All right, this is the second appearance of Vito Scotti in these movies, but he's not even the same character as the taxi driver in "Herbie Rides Again."

Heck, the name "Herbie" is only ever uttered once in the film, and afterwards the car is always referred to as "Ocho."

The bad

This is *possibly* the worst Herbie movie. Like the second film, "Herbie Rides Again," there is no racing in this film, instead focusing on Herbie being chased and acting as a sort of superhero to save the other characters when they need it, although it's far less formulaic than that earlier sequel.

Herbie fights a bull.

Herbie even fights a plane.

This movie mostly relies on the cuteness of its child lead, which can be a death sentence for a movie if not handled properly.
Pictured: Humor.

Fortunately, this film has an incredibly talented cast beyond its child actor, and everyone puts their all into their part, which does sell it despite several inconsistencies in the film; for example, D.J.'s wallet is stolen in the beginning of the movie, but in a subsequent scene in order to get the movie's MacGuffin film negative back, he later steals Pete's wallet. The filmmakers also can't seem to distinguish between the "Incan" and "Aztec" civilizations, and use the two interchangeably at times (I see you, movie). One of the biggest problems for this production is that almost a full third of it takes place on a boat, and really how many car chases can you have on a boat?
The answer is two.

My thoughts

Despite its many, many flaws, I have to say that I don't hate this movie. I still like it more than "Herbie Rides Again," mostly because I find the story of Paco and Herbie's friendship actually endearing. These movies had been becoming more and more kid-friendly since the original, so seeing an actual kid with their own anthropomorphic automobile is sort of cool. There's plenty of goofy car stunts, but they're all done with full-size props, puppeteering, and green screen, unlike the model and miniature based effects of "Herbie Rides Again" (this includes the scene where they dump Herbie in the ocean, as they reportedly dumped an actual VW Beetle into the water and never recovered it).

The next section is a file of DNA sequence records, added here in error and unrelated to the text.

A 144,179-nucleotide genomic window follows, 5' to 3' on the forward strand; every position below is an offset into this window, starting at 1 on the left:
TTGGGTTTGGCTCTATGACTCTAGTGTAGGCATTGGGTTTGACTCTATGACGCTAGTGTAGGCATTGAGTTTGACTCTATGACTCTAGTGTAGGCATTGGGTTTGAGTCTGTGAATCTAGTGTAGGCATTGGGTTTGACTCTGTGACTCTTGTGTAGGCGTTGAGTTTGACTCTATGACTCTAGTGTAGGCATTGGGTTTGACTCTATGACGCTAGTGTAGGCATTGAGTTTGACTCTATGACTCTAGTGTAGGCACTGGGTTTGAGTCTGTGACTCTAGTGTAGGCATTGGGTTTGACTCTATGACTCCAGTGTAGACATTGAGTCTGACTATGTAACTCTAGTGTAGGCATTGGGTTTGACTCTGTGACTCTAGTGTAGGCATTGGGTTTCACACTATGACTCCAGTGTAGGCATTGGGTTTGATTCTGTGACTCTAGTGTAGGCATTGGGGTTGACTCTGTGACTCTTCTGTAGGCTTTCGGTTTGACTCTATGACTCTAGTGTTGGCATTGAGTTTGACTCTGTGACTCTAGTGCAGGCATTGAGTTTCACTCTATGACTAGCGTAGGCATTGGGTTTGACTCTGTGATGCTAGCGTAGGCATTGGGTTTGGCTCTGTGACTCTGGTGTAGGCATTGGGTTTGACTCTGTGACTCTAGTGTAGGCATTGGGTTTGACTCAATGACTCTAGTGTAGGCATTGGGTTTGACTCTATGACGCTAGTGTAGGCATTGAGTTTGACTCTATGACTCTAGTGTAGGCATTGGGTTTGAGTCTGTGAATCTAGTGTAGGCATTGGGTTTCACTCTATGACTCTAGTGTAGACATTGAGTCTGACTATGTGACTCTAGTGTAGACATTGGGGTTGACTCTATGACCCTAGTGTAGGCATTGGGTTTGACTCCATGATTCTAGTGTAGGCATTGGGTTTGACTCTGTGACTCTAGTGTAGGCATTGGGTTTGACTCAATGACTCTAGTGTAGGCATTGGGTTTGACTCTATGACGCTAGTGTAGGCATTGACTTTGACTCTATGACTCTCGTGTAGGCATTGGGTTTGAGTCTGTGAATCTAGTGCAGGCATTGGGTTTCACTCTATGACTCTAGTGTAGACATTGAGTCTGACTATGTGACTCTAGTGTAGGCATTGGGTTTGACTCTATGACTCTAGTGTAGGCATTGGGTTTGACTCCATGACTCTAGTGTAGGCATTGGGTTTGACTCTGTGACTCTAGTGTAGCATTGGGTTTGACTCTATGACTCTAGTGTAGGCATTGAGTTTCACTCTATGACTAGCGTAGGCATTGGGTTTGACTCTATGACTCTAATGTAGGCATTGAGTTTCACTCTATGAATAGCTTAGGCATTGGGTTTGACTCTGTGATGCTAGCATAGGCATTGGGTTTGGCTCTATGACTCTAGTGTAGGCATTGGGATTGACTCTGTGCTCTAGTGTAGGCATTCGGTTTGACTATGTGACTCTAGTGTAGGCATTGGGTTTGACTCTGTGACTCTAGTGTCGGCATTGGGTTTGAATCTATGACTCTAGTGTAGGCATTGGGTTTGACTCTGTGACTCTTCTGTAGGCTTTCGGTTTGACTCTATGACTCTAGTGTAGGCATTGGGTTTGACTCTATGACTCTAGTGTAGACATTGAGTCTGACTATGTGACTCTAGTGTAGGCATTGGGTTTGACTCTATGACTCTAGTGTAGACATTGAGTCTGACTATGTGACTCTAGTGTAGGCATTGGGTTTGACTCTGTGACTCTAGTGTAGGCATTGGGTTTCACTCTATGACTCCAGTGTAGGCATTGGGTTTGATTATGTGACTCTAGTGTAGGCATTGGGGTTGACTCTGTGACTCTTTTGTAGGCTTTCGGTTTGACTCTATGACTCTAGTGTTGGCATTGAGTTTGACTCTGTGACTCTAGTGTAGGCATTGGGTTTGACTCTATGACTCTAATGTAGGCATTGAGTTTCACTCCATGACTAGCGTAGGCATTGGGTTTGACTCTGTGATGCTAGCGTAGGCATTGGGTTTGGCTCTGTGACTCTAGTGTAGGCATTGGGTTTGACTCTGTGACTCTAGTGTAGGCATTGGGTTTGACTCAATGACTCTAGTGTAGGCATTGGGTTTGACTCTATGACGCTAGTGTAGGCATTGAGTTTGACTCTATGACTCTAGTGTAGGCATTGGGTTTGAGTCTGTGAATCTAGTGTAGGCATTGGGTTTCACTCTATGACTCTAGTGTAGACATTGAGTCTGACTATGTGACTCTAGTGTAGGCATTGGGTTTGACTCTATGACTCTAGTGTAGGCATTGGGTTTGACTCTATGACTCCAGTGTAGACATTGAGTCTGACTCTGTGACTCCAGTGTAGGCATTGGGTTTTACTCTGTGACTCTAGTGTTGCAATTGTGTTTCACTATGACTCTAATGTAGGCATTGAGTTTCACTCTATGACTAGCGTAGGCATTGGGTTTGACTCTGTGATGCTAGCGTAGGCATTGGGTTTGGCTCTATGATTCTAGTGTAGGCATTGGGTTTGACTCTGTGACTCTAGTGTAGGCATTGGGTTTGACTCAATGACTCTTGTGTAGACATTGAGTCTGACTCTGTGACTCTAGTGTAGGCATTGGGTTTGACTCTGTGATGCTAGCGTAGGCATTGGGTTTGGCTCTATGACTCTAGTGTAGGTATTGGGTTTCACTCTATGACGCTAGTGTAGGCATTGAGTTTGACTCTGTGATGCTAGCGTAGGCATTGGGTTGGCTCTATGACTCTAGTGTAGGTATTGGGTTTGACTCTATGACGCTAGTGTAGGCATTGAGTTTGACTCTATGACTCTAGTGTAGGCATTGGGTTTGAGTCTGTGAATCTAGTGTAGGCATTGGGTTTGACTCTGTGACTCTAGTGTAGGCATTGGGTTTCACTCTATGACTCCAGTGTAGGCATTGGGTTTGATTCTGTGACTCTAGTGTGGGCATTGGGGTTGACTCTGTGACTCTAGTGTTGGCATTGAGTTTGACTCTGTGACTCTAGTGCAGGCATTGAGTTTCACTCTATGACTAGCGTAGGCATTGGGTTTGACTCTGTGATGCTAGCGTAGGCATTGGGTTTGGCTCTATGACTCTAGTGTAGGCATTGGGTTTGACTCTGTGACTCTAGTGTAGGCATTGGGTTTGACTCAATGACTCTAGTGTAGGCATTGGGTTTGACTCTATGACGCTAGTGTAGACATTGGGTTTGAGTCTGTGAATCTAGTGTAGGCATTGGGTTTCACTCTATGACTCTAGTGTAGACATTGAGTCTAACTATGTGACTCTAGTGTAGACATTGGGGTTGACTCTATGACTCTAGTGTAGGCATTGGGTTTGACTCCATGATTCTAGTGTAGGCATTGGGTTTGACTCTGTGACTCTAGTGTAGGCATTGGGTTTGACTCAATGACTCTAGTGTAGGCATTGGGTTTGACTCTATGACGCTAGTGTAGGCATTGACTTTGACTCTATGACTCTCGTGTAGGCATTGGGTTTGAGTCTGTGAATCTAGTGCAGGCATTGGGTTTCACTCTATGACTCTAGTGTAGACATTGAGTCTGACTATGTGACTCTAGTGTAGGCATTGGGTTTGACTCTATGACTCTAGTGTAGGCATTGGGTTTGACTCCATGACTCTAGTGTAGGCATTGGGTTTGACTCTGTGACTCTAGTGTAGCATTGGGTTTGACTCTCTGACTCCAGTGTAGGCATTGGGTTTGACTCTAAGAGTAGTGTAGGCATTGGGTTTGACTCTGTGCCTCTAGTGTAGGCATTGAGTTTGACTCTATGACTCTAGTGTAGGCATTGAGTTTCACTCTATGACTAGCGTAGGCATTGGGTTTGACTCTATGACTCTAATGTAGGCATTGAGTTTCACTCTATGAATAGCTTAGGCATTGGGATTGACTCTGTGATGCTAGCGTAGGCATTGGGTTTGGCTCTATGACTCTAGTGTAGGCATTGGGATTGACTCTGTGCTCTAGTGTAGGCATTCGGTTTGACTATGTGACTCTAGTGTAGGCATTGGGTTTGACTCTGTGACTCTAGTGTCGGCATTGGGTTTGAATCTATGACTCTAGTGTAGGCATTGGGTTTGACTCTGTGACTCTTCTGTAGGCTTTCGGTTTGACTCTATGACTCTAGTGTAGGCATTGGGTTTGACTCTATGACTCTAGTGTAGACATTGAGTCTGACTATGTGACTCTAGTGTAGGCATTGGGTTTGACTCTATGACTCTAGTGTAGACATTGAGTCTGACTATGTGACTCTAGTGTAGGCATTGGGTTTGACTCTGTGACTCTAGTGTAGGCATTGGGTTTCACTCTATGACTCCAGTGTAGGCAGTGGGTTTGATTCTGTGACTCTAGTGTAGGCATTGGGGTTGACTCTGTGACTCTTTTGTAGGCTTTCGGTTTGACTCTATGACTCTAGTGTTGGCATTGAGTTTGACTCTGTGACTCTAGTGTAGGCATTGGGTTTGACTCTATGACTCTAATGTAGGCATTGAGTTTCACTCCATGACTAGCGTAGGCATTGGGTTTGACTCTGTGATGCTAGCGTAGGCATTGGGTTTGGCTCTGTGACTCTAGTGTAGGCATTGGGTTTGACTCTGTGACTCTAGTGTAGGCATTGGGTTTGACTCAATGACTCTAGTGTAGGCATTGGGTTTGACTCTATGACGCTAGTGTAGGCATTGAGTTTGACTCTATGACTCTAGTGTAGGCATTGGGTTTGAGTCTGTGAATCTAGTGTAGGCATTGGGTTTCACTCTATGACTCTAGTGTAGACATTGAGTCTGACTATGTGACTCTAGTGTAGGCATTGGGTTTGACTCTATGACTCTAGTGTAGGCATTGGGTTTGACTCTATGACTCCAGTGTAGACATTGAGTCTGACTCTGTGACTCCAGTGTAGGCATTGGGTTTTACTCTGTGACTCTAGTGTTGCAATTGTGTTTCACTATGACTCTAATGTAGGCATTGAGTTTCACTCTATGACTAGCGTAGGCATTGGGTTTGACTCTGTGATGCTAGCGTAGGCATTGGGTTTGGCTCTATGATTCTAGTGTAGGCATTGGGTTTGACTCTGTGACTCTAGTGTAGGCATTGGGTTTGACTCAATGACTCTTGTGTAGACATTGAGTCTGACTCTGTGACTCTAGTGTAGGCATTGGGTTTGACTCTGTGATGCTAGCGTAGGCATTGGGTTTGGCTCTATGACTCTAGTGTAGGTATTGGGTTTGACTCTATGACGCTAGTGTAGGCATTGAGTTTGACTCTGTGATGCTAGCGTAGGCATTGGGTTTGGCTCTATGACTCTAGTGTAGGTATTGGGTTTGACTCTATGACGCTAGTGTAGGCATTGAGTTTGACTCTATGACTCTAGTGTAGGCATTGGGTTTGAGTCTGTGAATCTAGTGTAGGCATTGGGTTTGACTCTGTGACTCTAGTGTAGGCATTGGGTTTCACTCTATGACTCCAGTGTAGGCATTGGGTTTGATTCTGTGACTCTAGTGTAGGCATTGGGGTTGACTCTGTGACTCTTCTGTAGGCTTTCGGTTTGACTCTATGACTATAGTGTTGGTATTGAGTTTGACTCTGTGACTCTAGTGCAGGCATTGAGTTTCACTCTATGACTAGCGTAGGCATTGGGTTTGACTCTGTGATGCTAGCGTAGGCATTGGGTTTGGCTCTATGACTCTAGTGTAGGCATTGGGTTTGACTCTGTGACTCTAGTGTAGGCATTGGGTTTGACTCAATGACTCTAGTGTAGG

Herbie's retractable antenna becomes his newest trick.

I will admit that I felt a pang of sadness when Paco was "burying" a moribund Herbie, which is more than I have felt in the last two Herbie movies. Chloris Leachman's Aunt Louise's relentless pursuit of Harvey Korman's completely oblivious Captain Blythe is one of the funniest things in the film, and leads to many of the best comedic moments.

Parent-trying, kid-approved

So if you have young children, this is a pretty good film, provided they can keep their interest past the boat scenes; there's no violence (plenty of consequence-free references to it, though), no gunplay, no harsh language, plenty of south and central American flavor, and the most lovable automobile ever put to film.

Panama Canal included.

Where can you see it?

"Herbie Goes Bananas" is currently streaming on Disney+.

Tuesday, March 14, 2023

Herbie Goes to Monte Carlo

Still no seatbelts...

What's it about?

Continuing my Herbie kick, tonight's nostalgic pic is "Herbie Goes to Monte Carlo" (Disney, 1977). Jim Douglas (a role reprised by original actor Dean Jones) and his plucky mechanic "Wheely" Applegate (Don Knotts -- man, this guy's stock was through the roof in the late 70s) are looking to stage a racing comeback, and they've brought their lovable Volkswagen Beetle "Herbie" with them to Paris for the Trans France race and a shot at its $100,000 purse (yes, dollars not francs).

The film wastes no time establishing Herbie is a self-driving car that "pees" on everyone that insults him.

"And this is my OTHER sidekick Wheely. Yep... Been with me the whole time."

Before the race preparations can even begin, a nearby museum is robbed of its prized display, a giant diamond worth approximately six million dollars (not francs). This heinous crime is perpetrated by dapper thief Max (Bernard Fox) and his thuggish compatriot Quincey (Roy Kinnear), who in a desperate attempt to avoid the authorities hide the large jewel in a nearby Herbie's gas tank, unbeknownst to Jim or Wheely.
Hard to see a movie or television program from this time and NOT see one of these two.

Things are further complicated at the qualifying race, as Herbie falls in love with a 1977 Lancia Montecarlo driven by Diane Darcy (Julie Sommars), while Jim and Wheely are struck with a rivalry against German racer Bruno Von Stickle (Eric Braeden).
"You don't want me to compete because I'm a girl!"

"Hallo. Allow me to introduce mine self: I am Bruno Von Deutsche-Bag."

Meanwhile, veteran detective Inspector Bouchet (Jaques Marin) and his bumbling right-hand man Detective Fontenoy (Xavier Saint Macary) seek the diamond and its thieves.